Personas for me today, when working on mobile projects, allow us to understand the range of customers that would use our completed app, and in an iterative agile methodology, identifying the right personas (especially in the early stages) allows for concept validation and re-validation, the ability to test theories and ensure it meets the target market.

What are personas?

 

Conceptually, a persona is a one-page document that summarises research trends and patterns of a particular targeted market segment, as a person, with a fundamental emphasis on understanding the person.

 

 

Take a look at a great article by Smashing magazine which goes into great detail on Personas:
A Closer Look At Personas: What They Are And How They Work (Part 1) | Smashing Magazine

JIRA Smart Commit Cheatsheet

If your development workflow includes the use of Atlassian JIRA project task management tool, and you have a code repository, such as github , you can make use of what Atlassian calls it, smart commits, as a way of processing JIRA issues with commit messagesIt makes working with JIRA a lot easier, as a developer, whereby when you commit your code changes, adding smart commit tags allows you to interact with JIRA, without having to even visit your JIRA installation site. Makes your Project Manager happy, and your live as a developer easy. I’ve created a cheat sheet with the essential commands, to get you started, which you can download below:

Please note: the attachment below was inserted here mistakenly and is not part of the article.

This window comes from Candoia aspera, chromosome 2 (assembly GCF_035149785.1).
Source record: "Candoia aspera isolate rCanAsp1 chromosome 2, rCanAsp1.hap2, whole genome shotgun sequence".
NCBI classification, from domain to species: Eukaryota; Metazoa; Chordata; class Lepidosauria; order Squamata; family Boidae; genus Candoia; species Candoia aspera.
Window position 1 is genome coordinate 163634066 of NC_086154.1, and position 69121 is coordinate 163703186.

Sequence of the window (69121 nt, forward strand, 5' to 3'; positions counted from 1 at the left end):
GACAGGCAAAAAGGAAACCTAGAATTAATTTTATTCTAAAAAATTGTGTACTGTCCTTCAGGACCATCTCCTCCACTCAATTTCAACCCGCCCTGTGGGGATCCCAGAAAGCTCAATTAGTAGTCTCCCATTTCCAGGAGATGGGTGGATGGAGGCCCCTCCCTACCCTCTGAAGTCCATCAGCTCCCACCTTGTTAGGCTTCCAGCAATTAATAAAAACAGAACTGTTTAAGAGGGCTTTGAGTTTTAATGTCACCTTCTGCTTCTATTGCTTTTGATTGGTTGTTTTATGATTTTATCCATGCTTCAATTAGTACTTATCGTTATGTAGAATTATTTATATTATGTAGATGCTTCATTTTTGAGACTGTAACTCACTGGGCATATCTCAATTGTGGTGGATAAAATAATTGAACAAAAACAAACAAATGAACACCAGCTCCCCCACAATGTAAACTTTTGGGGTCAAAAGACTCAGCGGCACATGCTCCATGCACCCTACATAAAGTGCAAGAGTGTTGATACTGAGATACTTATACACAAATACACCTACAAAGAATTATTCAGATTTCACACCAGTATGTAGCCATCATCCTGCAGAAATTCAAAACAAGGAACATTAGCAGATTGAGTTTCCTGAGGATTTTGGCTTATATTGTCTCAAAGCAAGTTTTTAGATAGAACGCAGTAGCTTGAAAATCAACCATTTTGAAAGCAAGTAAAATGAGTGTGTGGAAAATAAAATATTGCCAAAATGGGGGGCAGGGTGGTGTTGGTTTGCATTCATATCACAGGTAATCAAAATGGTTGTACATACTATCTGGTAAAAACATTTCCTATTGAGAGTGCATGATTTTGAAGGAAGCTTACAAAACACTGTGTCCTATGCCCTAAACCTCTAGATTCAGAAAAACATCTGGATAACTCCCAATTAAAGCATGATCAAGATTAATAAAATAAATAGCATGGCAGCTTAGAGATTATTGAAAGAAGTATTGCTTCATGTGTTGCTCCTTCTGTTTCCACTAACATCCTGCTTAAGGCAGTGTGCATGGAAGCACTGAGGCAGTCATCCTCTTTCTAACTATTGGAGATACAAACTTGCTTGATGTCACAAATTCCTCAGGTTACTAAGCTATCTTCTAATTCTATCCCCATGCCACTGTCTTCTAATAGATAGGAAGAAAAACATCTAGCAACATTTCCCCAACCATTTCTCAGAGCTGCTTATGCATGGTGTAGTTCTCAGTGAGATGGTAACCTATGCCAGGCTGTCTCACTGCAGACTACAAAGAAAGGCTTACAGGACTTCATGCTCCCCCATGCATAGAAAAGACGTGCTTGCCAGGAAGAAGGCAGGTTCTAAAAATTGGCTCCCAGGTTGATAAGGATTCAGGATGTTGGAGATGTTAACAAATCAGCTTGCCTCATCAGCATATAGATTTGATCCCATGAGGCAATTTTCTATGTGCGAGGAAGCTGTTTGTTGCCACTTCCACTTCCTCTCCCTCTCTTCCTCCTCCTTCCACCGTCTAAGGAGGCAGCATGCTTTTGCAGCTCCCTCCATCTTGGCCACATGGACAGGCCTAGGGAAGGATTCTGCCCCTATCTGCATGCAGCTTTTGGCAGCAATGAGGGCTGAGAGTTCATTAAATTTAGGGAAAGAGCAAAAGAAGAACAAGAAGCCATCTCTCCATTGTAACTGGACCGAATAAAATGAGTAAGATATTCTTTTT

Download cheat sheet

Be sure to also check out Atlassian’s documentation on smart commits.

How to Get Started With Design Sprints

Smashing Magazine today talks in their piece, Off To The Races: Getting Started With Design Sprints about Iterative Design, or rather, Design Sprints. This hypothesis follows in the footsteps of industrial development best practices, which has for a long time now had monopoly in working in an agile sprint environment. Why not give Design it’s own Sprint board?  So let’s get started on How to Get Started With Design Sprints… colored-pencils-374771_640 Benefits of allowing your designers into the Sprint-party ensures that initial product development is not dependent and tightly-coupled to the design direction, whilst allowing the design team to pivot design based on iterative user feedback, making amendments and adjusting in an agile-way according to market changes and other market needs.
 

 

(Source: SmashingMagazine)

 

Setting up a Design sprint, rather than fully defined up-front, breaking tasks into 1–3 week sprints with an emphasis of solving specific design problems. The author proposes 6 steps in the sprint:

  1. Research : Capture insights using empathy maps to capture findings, recording what users said and did, and figure out what users think and feel.
  2. Analysis : Analyse what was found, with each person presenting his or her findings, along with discussions and brainstorming.